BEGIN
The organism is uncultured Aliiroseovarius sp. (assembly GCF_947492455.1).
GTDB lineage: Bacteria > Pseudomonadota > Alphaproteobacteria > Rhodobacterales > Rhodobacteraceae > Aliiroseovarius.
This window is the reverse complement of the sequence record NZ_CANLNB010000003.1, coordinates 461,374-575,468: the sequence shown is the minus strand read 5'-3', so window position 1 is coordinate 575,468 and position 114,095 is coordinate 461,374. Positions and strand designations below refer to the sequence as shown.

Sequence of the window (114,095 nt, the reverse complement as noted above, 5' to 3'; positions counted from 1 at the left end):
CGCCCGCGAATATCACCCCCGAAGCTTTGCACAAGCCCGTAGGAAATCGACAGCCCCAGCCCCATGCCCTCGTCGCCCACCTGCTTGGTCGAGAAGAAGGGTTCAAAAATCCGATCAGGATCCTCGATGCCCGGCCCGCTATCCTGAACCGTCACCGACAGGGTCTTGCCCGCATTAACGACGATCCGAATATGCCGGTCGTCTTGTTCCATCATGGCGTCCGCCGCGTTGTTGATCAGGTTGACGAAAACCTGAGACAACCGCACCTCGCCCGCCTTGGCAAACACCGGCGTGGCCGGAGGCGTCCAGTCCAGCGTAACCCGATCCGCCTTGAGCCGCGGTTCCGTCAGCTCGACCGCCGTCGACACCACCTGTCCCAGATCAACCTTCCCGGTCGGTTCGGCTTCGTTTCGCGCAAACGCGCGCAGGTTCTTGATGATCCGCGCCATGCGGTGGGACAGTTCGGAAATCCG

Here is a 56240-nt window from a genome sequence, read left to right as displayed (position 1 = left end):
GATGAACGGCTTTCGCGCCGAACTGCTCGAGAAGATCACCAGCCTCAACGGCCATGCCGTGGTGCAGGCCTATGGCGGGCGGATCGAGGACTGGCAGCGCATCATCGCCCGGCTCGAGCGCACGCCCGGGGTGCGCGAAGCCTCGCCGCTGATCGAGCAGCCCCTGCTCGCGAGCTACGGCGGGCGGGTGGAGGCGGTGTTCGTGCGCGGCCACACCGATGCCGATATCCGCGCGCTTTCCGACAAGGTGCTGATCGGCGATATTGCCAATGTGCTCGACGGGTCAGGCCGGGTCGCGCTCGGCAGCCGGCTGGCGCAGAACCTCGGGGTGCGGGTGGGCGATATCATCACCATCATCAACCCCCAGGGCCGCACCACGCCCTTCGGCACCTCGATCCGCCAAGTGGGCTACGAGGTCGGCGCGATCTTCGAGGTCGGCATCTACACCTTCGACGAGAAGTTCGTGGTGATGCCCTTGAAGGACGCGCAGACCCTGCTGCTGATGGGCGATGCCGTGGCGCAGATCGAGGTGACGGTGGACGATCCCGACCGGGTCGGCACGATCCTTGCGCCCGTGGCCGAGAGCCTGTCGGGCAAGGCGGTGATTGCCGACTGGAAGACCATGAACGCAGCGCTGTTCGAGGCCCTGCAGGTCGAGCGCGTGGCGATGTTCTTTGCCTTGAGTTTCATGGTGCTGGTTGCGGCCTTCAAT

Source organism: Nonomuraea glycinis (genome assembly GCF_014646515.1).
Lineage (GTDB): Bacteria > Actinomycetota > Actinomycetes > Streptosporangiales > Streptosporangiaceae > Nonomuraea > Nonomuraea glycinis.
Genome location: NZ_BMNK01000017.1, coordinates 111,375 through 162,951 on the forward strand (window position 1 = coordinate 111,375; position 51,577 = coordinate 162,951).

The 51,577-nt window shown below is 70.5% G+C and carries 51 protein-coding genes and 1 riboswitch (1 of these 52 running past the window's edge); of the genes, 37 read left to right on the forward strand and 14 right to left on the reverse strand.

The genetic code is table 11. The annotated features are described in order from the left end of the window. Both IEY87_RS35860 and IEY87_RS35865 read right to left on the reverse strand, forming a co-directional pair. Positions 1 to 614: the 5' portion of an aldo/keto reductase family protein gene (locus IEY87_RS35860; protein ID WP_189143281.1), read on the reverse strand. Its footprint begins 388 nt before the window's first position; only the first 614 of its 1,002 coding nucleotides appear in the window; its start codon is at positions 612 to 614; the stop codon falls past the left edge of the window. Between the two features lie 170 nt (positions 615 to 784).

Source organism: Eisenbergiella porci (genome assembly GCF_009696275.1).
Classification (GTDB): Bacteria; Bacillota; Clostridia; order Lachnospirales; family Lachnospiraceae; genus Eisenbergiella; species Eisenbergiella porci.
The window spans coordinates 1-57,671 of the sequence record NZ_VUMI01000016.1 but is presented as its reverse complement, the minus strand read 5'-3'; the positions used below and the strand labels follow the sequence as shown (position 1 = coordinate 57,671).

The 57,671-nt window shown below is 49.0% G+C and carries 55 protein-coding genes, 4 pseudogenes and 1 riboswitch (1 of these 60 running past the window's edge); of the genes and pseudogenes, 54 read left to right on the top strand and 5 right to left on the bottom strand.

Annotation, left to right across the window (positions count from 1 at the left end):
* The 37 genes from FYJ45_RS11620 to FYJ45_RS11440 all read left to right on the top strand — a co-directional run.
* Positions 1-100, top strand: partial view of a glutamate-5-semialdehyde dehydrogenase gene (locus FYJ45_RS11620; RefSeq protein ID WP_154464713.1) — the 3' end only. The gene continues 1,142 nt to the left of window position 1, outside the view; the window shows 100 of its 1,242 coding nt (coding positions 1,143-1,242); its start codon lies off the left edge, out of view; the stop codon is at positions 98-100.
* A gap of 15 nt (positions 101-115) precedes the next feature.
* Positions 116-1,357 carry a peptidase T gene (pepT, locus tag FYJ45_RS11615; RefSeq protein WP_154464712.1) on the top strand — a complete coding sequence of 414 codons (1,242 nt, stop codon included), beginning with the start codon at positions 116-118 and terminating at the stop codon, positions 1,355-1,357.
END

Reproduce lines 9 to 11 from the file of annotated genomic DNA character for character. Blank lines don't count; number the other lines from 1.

Lineage (GTDB): Bacteria > Actinomycetota > Actinomycetes > Streptosporangiales > Streptosporangiaceae > Nonomuraea > Nonomuraea glycinis.
Genome location: NZ_BMNK01000017.1, coordinates 111,375 through 162,951 on the forward strand (window position 1 = coordinate 111,375; position 51,577 = coordinate 162,951).

The 51,577-nt window shown below is 70.5% G+C and carries 51 protein-coding genes and 1 riboswitch (1 of these 52 running past the window's edge); of the genes, 37 read left to right on the forward strand and 14 right to left on the reverse strand.